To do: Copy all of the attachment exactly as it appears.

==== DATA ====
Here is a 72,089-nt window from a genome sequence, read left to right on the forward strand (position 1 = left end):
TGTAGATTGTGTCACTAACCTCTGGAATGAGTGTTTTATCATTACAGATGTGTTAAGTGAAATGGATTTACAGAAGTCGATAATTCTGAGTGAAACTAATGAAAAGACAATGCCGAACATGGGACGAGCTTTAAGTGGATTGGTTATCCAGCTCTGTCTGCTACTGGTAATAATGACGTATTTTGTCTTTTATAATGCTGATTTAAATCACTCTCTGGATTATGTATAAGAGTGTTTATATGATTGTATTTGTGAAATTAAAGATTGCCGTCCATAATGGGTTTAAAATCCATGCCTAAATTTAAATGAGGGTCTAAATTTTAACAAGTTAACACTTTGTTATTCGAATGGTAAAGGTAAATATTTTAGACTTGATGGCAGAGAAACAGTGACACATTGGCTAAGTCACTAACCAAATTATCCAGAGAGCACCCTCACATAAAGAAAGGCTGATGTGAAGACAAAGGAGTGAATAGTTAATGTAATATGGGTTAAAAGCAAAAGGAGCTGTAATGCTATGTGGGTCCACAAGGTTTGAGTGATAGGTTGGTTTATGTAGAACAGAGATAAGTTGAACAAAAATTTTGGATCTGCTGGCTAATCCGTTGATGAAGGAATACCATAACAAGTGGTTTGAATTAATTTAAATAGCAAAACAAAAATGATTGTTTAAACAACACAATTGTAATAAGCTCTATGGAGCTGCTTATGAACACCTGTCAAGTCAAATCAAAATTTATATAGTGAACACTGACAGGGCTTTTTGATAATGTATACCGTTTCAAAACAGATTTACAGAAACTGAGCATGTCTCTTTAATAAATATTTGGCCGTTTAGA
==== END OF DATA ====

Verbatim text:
Here is a 72,089-nt window from a genome sequence, read left to right on the forward strand (position 1 = left end):
TGTAGATTGTGTCACTAACCTCTGGAATGAGTGTTTTATCATTACAGATGTGTTAAGTGAAATGGATTTACAGAAGTCGATAATTCTGAGTGAAACTAATGAAAAGACAATGCCGAACATGGGACGAGCTTTAAGTGGATTGGTTATCCAGCTCTGTCTGCTACTGGTAATAATGACGTATTTTGTCTTTTATAATGCTGATTTAAATCACTCTCTGGATTATGTATAAGAGTGTTTATATGATTGTATTTGTGAAATTAAAGATTGCCGTCCATAATGGGTTTAAAATCCATGCCTAAATTTAAATGAGGGTCTAAATTTTAACAAGTTAACACTTTGTTATTCGAATGGTAAAGGTAAATATTTTAGACTTGATGGCAGAGAAACAGTGACACATTGGCTAAGTCACTAACCAAATTATCCAGAGAGCACCCTCACATAAAGAAAGGCTGATGTGAAGACAAAGGAGTGAATAGTTAATGTAATATGGGTTAAAAGCAAAAGGAGCTGTAATGCTATGTGGGTCCACAAGGTTTGAGTGATAGGTTGGTTTATGTAGAACAGAGATAAGTTGAACAAAAATTTTGGATCTGCTGGCTAATCCGTTGATGAAGGAATACCATAACAAGTGGTTTGAATTAATTTAAATAGCAAAACAAAAATGATTGTTTAAACAACACAATTGTAATAAGCTCTATGGAGCTGCTTATGAACACCTGTCAAGTCAAATCAAAATTTATATAGTGAACACTGACAGGGCTTTTTGATAATGTATACCGTTTCAAAACAGATTTACAGAAACTGAGCATGTCTCTTTAATAAATATTTGGCCGTTTAGA